During the four months I was there I shuttled back and forth between Washington and Baltimore in order to spend as much time as I could with Marj. Finally, the positive attraction of Washington and the negative aspects of the Child Study Center led me to violate my parole (I did call my parole officer to let him know what I was doing) and move to Washington. It was still war time, with housing in short supply. I moved in with two other COs who had recently been released from prison and three women, including Marj. The other two women worked at one of the many nonprofit peace organizations in Washington.
Tim LeFever, another CO recently released from Ashland, helped me get a job at St. Elizabeth's Hospital working with him on the maintenance crew. I didn't know it, but the poet Ezra Pound, who had supported Mussolini, was being kept a virtual prisoner there at the same time. Tim, a graduate of MIT, had been raised in the Brethren Church and could have qualified for CO status under Selective Service, but he too refused to cooperate. It was Tim who introduced me to Ralph Borsodi's work while we were in prison. Tim was released before I was, and his parole officer assigned him to work at St. Elizabeth's. When his parole ended, he returned with his wife to his Brethren community and created a homestead, which resembled that of Helen and Scott Nearing. Years later I helped Tim build one of the first solar-heated homes in the United States.
My stay in Washington was short. I was not happy working at St. Elizabeth's and decided to go to Philadelphia. Marj did not accompany me initially because she had a good job. When we got married, she joined me there. We spent the next two years in Philadelphia. My first job, which I got through my parole officer, was taking care of and feeding research rats for a college laboratory—one of the strangest jobs I've ever had. Later I worked for the Friends Neighborhood Guild providing games and activities for eight to ten year olds after school. They kept me busy! And I enjoyed it, unlike my work in Baltimore.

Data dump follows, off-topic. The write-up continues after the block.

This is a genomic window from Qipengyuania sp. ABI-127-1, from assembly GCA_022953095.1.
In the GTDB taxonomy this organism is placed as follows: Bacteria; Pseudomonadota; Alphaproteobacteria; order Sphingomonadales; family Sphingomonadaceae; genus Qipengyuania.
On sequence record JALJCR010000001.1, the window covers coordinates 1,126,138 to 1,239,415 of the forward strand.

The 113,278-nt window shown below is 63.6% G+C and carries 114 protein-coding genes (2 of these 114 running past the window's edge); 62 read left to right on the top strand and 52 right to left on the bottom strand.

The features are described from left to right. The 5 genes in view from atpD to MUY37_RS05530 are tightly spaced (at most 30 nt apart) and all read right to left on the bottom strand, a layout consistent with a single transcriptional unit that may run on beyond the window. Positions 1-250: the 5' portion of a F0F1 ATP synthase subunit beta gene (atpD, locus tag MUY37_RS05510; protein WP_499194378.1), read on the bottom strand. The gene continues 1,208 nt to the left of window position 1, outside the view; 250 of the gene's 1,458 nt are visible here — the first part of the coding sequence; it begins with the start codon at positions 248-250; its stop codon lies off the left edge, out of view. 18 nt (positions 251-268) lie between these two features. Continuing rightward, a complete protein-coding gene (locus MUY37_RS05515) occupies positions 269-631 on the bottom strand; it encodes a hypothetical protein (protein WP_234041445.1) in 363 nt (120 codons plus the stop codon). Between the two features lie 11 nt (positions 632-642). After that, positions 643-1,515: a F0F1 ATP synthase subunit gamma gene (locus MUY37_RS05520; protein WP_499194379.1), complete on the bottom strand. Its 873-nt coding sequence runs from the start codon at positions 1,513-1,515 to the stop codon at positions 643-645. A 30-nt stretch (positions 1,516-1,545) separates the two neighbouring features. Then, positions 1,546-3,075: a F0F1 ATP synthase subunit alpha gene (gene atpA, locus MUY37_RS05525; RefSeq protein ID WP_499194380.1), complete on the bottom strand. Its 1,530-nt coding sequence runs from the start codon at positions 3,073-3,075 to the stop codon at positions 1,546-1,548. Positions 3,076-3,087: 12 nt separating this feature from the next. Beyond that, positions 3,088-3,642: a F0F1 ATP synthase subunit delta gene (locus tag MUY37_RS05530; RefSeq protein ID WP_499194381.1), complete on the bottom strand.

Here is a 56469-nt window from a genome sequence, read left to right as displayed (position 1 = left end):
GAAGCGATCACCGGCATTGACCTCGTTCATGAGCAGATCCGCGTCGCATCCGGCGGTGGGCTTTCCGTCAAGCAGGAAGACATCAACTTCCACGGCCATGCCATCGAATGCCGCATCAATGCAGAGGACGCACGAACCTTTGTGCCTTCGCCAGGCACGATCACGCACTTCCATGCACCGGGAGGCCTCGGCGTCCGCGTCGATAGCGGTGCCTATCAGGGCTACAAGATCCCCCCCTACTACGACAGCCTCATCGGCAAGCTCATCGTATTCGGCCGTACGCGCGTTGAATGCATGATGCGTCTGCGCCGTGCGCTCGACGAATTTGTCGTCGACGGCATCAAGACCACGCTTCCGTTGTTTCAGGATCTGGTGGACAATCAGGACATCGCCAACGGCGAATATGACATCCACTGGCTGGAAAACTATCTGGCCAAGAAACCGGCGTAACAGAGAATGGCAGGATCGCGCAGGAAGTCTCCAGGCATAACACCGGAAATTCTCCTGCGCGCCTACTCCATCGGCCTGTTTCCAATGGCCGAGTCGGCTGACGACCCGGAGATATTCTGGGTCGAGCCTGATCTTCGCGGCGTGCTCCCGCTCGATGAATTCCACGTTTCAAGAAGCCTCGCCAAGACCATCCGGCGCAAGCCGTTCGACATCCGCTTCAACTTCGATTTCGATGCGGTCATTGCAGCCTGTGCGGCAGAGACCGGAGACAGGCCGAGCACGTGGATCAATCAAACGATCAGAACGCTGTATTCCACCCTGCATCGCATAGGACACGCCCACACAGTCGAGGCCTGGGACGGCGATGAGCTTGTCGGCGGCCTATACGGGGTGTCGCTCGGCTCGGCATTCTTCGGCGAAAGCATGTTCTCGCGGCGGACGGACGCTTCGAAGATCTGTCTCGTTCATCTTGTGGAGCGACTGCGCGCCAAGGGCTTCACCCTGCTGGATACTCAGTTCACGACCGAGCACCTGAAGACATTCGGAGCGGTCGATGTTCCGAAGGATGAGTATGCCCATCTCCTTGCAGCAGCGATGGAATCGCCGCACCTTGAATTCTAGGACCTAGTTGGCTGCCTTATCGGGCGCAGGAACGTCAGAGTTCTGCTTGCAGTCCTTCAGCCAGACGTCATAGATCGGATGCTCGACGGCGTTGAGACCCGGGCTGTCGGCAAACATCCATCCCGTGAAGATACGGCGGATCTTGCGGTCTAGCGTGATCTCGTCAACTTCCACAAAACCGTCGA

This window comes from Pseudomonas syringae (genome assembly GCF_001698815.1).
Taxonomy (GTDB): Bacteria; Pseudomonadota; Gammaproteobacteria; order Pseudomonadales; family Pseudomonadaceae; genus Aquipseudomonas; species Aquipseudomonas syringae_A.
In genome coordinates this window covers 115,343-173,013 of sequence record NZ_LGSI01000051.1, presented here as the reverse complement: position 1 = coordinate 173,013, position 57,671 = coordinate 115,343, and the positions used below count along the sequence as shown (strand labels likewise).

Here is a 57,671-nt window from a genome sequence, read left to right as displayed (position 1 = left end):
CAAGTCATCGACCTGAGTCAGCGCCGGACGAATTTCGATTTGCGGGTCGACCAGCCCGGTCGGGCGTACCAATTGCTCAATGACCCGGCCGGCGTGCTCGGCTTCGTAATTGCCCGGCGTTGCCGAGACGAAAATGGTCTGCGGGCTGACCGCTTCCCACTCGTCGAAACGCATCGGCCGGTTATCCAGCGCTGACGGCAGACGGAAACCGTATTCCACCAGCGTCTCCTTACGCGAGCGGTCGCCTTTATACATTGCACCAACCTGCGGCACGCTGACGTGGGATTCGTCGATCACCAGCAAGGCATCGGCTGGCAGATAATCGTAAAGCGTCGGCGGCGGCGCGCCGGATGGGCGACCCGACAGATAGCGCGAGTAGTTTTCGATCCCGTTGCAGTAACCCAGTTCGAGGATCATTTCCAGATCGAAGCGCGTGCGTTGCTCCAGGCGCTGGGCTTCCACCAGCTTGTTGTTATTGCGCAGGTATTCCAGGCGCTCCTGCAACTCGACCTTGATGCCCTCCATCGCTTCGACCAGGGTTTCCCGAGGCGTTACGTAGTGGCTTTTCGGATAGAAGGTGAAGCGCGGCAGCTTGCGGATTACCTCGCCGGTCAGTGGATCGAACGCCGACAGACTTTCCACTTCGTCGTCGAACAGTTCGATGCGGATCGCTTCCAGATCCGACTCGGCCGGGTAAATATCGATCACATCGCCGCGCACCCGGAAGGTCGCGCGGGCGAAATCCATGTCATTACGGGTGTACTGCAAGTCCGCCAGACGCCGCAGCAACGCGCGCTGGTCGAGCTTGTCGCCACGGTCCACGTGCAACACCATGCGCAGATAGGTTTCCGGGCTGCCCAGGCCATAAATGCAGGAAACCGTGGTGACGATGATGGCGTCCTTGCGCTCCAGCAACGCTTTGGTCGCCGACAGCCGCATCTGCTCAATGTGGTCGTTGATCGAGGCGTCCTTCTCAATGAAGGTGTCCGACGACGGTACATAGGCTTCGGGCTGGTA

We had our first child shortly thereafter. Barbara was born in the homeopathic hospital next door to our house—Hahnemann Hospital. She was one of the first babies to be born in this country by the natural childbirth method endorsed by medical authorities and outlined in Dr. Grantly Dick Read's book Child Birth Without Fear. The technique, which came from Britain, was first introduced here in 1947. Our doctor, although a homeopath, was skeptical almost to the end, but Barbara came so fast that there wasn't time to reconsider. Eventually we had three more children (Carol, Judy, and Scott), all born using the natural childbirth method.
After leaving home at eighteen for Ohio State University I had very little contact with my family except for occasional visits. My father died a couple of years after the end of the war. Because he opposed my position as a CO we had very little correspondence while I was in prison. Before he died, however, our relationship, although not close, became friendly and forgiving. My mother never understood my position, but it didn't really matter to her—she remained a loyal mother until she died, twenty years after my father. During those years Marj and I lived in many different locations, and we didn't see my mother often. After my father's death she moved to Ashland, Ohio, where she spent the rest of her life among relations and friends.
©2001 Robert Swann